Soldiers are often required to carry large quantities of batteries to operate the devices they need to support a mission. The Communications-Electronics Research, Development and Engineering Center, or CERDEC, displayed portable power and energy technologies, including conformal wearable power sources (battery and fuel cell), energy harvesting devices (high-efficiency solar panels and kinetic components) and intelligent power management.

By lessening the dependence for power and energy support, these technologies benefit Soldiers at remote dismounted or expeditionary base camp operations, including those in austere locations.

Tactical augmented reality

Working together, CERDEC and ARL are developing technologies such as tactical augmented reality, which blends the human environment (reality) with artificial elements (augmented) to communicate real-time information. Instead of a completely new landscape, AR gives ‘real life’ an added twist by adding overlays onto a device.

With tactical augmented reality, Soldiers have a clear view of the battlespace with integrated mapping, which shows potential enemy and friendly unit locations, navigation and 3D surface models.

At Lab Day, CERDEC demonstrated a current prototype tactical augmented reality system and showed a video that highlighted the future of tactical augmented reality for Soldiers.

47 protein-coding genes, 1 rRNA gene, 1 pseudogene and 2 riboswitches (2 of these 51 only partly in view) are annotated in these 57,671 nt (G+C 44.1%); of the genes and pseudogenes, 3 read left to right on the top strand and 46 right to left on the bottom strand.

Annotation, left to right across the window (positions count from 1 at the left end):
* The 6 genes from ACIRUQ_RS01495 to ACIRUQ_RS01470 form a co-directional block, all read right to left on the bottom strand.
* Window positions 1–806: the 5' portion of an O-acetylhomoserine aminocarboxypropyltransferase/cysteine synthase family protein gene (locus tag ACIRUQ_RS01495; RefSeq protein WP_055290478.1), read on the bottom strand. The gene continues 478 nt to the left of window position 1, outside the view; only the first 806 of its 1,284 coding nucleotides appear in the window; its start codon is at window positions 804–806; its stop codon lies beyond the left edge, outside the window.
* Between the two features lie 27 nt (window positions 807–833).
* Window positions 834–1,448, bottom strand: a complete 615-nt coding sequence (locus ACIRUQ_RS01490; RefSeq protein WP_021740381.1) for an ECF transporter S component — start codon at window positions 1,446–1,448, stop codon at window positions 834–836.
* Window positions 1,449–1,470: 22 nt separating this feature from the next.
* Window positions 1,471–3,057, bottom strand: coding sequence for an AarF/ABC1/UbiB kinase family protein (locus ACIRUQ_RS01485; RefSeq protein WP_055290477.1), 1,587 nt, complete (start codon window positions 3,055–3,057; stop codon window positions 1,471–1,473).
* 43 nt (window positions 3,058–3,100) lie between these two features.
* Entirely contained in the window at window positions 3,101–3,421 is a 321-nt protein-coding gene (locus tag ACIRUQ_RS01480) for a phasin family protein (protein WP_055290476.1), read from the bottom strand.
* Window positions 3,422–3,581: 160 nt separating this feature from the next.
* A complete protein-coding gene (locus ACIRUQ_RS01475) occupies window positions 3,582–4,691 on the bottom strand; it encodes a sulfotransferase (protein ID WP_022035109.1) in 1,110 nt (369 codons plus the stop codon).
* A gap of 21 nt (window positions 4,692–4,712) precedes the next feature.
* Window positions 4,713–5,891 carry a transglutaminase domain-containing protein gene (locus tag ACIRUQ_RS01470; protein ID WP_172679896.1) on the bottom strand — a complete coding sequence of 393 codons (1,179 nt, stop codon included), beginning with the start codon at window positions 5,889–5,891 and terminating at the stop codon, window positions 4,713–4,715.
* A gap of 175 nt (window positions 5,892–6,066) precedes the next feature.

Third arm-lightweight exoskeleton for weapon stabilization

Seeking to increase lethality for dismounted Soldiers without increasing their burden, ARL has developed a prototype body-worn weapon mount, or “Third Arm,” which was displayed at Lab Day.

The Third Arm is a passive mechanical appendage that interfaces with a Soldier’s protective vest and counterbalances the weight of weapons and other tools. Connected to the front or back of the vest webbing or as an insert that fits into the armor-plate pocket, the Third Arm enables Soldiers to hold the weapon more steadily and for a longer period without arm fatigue, which may result in improved marksmanship. Soldiers can also use high-energy weapons with the Third Arm, since extra weight and recoil is redistributed.

Ballistic combat shirt

Soldiers modeled the prototype Ballistic Combat Shirt, or BCS, which reduces weight by 35 percent and allows better movement, without sacrificing protection. Developed by the Infantry Combat Equipment Team at Natick Soldier Research Development and Engineering Center, or NSRDEC, the BCS has a deltoid section with three panels, and it is contoured, which improves range of motion.

“This next generation Soldier protection system is lighter weight, it gives Soldiers more mobility, better flexibility and an articulated deltoid section,” said Robert DiLalla, an engineer and team leader of the Infantry Combat Equipment Team at the NSRDEC. DiLalla received the 2015 Maj. Gen. Harold “Harry” J. Greene Award for Innovation in the Individual-Civilian category for his work on the BCS.

By Argie Sarantinos-Perrin, Research, Development and Engineering Command